“You say Goodbye, and I say Hello…. Hello, Hello. I don’t know why you say Goodbye… I say Hello.” The Beatles
How do you say Hello after 55 years? How do you look someone in the eye who has deeply hurt you and say I forgive you? How do you open your broken heart to love again?
I’m going to tell you a story about fierce courage and transforming love. Several months ago, mysteriously and seemingly out of nowhere, my brother and I received a letter from my biological father who we had not seen in 55 years. It began:
“A few months ago I received an anonymous postcard letting me know I have 6 grandchildren and 10 great-grandchildren…I was saddened to hear one had passed away ….”
My parents separated when I was 4 years old and later divorced. After their separation, we saw my father for several years on visitations but slowly after a time, the visits stopped. One day, the “Dad” that a 7 and 10-year-old so deeply loved disappeared. The “Dad” that took us on hikes, played baseball with us in the backyard, laughed and giggled with us, who fixed our broken bikes and skinned knees made a decision to slip into the background and fade away.
In all those 55 years, I only saw my father two times, one being an accidental encounter when I was pregnant with my 4th child and then several years later at my paternal grandmother's funeral. Chance meetings that left more questions than answers and a deepening confirmation in my life that I believed to the core of my soul- my story of abandonment and rejection.
That abandonment left a painful wound in my heart, even though my mother remarried and I had a wonderful stepfather who celebrated and loved me. I grew up and lived quite a fulfilling life owing much of it to my mother’s constant love, support, and guidance. I eventually married and had four beautiful children of my own and seven wonderful grandsons with one leaving this earth before he took his first breath. Last year, after a long and debilitating illness, my husband of 38 years passed away. The deep wound of abandonment of that little girl has ignited again in full force.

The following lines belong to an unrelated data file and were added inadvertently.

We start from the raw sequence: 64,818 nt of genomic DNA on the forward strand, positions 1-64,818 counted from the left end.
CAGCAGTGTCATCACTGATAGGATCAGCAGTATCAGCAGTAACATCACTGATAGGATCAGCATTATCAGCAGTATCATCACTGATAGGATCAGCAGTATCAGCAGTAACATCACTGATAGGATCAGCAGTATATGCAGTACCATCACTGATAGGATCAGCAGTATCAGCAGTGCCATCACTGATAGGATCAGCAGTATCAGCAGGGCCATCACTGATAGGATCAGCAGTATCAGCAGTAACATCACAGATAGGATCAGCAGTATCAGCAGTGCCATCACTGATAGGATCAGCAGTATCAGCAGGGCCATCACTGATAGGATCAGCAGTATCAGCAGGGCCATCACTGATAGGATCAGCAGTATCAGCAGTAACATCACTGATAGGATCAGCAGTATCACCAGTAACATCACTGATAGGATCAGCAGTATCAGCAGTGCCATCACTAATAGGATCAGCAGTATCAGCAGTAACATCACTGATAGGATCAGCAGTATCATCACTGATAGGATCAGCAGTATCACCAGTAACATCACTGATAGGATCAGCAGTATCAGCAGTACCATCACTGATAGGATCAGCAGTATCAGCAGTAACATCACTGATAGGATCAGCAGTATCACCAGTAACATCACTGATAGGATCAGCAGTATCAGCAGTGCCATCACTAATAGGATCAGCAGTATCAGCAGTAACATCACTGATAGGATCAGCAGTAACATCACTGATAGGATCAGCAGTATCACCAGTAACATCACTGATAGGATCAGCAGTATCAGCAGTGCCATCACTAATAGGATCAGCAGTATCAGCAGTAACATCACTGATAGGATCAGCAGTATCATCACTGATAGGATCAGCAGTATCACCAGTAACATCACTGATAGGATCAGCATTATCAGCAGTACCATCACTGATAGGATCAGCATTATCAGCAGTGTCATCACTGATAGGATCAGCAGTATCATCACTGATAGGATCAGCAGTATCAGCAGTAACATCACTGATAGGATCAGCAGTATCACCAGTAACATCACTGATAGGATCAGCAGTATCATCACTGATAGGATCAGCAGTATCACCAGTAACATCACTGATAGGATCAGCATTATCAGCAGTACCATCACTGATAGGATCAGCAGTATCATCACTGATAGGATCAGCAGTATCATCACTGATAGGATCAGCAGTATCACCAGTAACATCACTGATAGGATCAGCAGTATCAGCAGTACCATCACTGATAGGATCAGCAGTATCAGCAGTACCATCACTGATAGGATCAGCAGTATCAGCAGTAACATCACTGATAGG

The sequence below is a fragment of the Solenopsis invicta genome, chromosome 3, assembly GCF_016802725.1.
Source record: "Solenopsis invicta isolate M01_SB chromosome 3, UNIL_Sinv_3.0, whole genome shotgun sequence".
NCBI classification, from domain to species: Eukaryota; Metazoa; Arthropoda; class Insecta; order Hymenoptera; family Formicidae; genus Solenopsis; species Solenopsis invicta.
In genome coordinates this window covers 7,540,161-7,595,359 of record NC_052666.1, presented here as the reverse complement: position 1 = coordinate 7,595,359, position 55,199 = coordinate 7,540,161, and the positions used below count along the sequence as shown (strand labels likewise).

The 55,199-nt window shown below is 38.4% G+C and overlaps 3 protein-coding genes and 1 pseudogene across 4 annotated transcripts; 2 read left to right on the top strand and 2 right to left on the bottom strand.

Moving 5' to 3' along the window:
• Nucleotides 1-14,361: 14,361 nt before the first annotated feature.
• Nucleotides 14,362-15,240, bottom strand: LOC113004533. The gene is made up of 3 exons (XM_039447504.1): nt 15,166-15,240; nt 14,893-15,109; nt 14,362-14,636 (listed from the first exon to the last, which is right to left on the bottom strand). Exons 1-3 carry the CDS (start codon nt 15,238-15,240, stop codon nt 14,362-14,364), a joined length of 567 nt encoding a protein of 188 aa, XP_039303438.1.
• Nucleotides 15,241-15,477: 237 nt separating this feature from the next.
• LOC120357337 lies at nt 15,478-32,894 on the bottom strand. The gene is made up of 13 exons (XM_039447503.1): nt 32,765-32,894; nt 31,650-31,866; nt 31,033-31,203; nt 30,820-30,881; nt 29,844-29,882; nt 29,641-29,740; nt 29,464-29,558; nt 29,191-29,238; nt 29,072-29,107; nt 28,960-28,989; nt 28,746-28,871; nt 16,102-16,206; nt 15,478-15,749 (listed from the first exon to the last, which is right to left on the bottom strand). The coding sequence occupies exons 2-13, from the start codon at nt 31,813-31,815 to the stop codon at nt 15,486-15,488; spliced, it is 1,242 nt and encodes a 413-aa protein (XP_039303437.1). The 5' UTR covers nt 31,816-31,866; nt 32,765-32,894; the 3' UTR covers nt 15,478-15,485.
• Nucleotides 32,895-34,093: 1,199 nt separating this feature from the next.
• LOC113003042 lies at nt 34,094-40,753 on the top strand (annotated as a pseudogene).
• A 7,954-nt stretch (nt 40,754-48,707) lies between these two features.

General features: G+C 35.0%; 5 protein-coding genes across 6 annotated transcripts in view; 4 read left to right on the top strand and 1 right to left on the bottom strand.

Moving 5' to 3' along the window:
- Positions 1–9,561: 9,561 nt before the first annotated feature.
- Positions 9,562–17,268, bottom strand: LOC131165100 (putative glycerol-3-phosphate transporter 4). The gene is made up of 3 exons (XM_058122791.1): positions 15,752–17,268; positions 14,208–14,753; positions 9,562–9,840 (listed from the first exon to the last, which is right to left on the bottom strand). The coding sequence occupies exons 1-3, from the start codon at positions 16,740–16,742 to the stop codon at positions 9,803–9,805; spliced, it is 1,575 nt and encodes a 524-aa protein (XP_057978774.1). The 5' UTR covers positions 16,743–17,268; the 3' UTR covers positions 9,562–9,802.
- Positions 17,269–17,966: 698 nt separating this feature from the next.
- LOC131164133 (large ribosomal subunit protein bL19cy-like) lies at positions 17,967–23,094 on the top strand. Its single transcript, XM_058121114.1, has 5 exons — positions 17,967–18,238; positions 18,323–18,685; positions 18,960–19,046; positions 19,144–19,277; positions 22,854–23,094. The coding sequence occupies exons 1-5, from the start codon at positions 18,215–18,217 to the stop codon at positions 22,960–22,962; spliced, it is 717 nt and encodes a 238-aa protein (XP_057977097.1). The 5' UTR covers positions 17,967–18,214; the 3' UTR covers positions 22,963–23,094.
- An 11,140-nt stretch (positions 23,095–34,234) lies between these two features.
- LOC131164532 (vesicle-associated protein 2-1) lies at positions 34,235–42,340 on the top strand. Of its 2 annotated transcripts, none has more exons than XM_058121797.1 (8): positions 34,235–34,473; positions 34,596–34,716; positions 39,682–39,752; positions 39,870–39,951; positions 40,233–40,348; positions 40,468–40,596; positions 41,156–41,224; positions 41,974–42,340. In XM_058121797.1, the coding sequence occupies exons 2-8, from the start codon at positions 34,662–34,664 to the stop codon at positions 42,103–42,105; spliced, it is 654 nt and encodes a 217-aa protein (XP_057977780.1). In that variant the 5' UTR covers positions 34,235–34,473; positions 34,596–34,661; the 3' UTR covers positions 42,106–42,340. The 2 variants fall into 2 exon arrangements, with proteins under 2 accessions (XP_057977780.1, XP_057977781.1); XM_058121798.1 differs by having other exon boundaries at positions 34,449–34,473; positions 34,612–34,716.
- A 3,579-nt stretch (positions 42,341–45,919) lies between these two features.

Several months ago, my mother had told my brother and me that she was going to send my biological father an anonymous postcard telling him that his earthly legacy was continuing for more generations even though he had not really known his own biological children. Then one day, several months after she sent that postcard, a letter arrived. It was filled with words that were offering to bring healing, forgiveness, and the potential for the transformation of much pain and hurt.
This all started with a very simple action- fierce courage. Courage is defined as “strength in the face of pain or grief, to act on one’s beliefs despite danger or disapproval. “ Everyone in my family has been invited to either say yes or no to our painful realities. We have all decided to say yes and the flowing river started to pour forth abundant grace and mercy.
My mother showed her fierce courage by sending an anonymous postcard despite the fact that she too lived with her own deep pain and suffering from the divorce. Her grief was inter-twined with her children’s, that as a mother, she had been carrying for many, many years. She decided to act on something inside of her (despite all the discouragement from my brother and me) that told her to send an anonymous postcard. It showed up fiercely when she made the decision to meet her ex-husband at the ripe ol’ age of 91, and offer him forgiveness even though he had broken her heart so deeply. Originally, she said no to the request to meet my father. She had every reason to sit back and hold onto her own story of betrayal and abandonment. But something shifted in her- something courageous stirred in her- that same energy that prompted her to send the postcard also prompted a fountain of forgiveness to begin to flow. In the words of one of my children … Grandmom is the gospel.
My brother showed his fierce courage by allowing himself to contact my father the day after we received the letter. He helped initiate the chain of events that was to be one of the most transformative experiences of all of our lives. He was all in ready and willing to let go of the dark past and forge into a hope-filled future. He acted on what he so desperately wanted his entire life- a relationship with his Dad. Nothing was going to stop him from willfully going after that desire despite the outcome. He modeled for us fierce courage in offering total forgiveness and complete acceptance to the one who had wounded us. He led the charge in showing us how to respond with reconciling love.